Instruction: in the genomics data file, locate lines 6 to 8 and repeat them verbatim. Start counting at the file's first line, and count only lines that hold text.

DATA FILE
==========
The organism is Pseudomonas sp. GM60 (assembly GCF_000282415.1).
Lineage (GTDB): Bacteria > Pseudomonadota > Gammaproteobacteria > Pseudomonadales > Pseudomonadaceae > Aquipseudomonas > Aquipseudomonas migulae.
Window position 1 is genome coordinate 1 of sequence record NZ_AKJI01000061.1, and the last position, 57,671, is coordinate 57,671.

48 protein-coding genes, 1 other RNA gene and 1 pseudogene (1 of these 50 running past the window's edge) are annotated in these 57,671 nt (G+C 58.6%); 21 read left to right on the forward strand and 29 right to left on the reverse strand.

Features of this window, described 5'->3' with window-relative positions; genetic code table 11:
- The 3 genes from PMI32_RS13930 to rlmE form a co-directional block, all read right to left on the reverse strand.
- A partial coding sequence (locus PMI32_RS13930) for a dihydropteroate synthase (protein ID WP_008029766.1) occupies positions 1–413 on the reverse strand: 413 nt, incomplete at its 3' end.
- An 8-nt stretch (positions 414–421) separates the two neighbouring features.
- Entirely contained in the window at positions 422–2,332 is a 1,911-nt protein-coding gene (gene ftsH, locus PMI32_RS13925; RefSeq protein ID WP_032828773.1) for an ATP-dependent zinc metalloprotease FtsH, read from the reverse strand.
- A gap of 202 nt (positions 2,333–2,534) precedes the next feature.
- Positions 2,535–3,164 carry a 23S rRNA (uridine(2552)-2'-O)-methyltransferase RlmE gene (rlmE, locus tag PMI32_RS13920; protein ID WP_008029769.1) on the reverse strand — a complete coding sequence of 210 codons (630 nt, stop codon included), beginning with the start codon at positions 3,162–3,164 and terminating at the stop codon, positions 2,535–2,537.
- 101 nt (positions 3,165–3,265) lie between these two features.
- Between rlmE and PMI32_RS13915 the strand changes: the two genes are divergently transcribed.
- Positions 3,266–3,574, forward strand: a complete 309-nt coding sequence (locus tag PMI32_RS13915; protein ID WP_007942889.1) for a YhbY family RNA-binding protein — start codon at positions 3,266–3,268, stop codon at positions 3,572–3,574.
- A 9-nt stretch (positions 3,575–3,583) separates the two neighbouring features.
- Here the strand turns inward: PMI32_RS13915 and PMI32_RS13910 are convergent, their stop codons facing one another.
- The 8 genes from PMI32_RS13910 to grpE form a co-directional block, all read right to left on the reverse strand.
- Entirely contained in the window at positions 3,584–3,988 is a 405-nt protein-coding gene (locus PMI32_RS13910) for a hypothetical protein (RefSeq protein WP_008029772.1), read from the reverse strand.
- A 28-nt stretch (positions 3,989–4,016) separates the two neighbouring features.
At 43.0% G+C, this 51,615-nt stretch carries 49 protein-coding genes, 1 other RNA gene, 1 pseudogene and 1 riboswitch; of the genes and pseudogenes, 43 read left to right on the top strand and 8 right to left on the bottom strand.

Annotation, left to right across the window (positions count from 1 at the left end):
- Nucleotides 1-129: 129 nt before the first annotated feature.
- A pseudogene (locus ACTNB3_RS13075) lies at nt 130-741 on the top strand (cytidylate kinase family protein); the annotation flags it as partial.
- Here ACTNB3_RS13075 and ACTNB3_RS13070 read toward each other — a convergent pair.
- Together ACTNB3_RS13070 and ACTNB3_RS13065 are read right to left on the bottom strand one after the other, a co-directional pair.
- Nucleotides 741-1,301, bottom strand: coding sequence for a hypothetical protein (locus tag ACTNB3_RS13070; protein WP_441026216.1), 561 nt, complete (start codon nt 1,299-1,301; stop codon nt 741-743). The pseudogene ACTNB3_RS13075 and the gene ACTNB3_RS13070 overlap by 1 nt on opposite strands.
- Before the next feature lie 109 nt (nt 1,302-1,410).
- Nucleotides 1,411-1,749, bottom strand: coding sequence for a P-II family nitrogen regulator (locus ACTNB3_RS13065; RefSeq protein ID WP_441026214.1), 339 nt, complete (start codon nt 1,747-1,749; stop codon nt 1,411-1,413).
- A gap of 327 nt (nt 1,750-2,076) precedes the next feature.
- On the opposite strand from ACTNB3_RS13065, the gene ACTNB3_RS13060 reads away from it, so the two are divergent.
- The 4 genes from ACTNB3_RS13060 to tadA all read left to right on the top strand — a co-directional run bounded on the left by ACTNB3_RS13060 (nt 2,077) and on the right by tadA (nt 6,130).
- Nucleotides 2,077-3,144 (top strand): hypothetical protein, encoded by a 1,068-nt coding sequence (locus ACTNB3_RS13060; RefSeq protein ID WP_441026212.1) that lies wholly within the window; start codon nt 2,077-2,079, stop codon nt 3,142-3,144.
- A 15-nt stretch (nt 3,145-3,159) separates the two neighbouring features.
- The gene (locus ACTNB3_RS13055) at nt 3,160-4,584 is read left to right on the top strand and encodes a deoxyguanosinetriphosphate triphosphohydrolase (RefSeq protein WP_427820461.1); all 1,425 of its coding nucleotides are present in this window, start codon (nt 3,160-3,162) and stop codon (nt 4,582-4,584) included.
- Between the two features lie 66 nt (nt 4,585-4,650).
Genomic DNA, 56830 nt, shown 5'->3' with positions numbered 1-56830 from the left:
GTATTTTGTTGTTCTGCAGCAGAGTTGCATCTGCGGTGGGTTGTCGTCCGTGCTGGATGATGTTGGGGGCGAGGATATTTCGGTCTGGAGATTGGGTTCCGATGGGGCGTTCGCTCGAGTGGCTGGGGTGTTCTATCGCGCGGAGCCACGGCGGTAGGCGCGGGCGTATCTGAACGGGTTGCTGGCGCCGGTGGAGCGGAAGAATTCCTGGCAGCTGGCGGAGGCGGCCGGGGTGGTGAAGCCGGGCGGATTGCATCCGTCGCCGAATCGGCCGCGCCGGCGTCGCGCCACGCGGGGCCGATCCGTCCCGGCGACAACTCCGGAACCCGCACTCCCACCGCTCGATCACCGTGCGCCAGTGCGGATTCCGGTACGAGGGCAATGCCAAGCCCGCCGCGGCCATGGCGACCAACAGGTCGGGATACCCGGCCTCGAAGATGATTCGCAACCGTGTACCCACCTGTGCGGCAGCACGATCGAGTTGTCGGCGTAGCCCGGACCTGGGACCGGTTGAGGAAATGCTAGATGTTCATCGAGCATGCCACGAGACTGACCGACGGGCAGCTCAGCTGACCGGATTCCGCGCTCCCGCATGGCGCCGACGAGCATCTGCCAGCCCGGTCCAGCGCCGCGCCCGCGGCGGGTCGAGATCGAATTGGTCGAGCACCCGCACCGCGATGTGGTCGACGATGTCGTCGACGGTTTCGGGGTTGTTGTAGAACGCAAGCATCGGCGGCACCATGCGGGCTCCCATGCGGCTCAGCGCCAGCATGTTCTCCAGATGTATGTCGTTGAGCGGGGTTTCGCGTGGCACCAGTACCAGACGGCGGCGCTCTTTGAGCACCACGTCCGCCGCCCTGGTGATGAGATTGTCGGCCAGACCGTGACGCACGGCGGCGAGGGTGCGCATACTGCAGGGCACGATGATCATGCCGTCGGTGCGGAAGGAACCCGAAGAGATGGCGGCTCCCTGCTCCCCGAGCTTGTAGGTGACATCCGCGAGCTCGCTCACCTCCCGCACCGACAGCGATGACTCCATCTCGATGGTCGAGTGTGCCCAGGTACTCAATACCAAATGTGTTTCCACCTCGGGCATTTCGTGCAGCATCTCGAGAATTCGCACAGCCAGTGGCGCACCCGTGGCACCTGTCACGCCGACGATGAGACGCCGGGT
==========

- The 3 genes from PMI32_RS13930 to rlmE form a co-directional block, all read right to left on the reverse strand.
- A partial coding sequence (locus PMI32_RS13930) for a dihydropteroate synthase (protein ID WP_008029766.1) occupies positions 1–413 on the reverse strand: 413 nt, incomplete at its 3' end.
- An 8-nt stretch (positions 414–421) separates the two neighbouring features.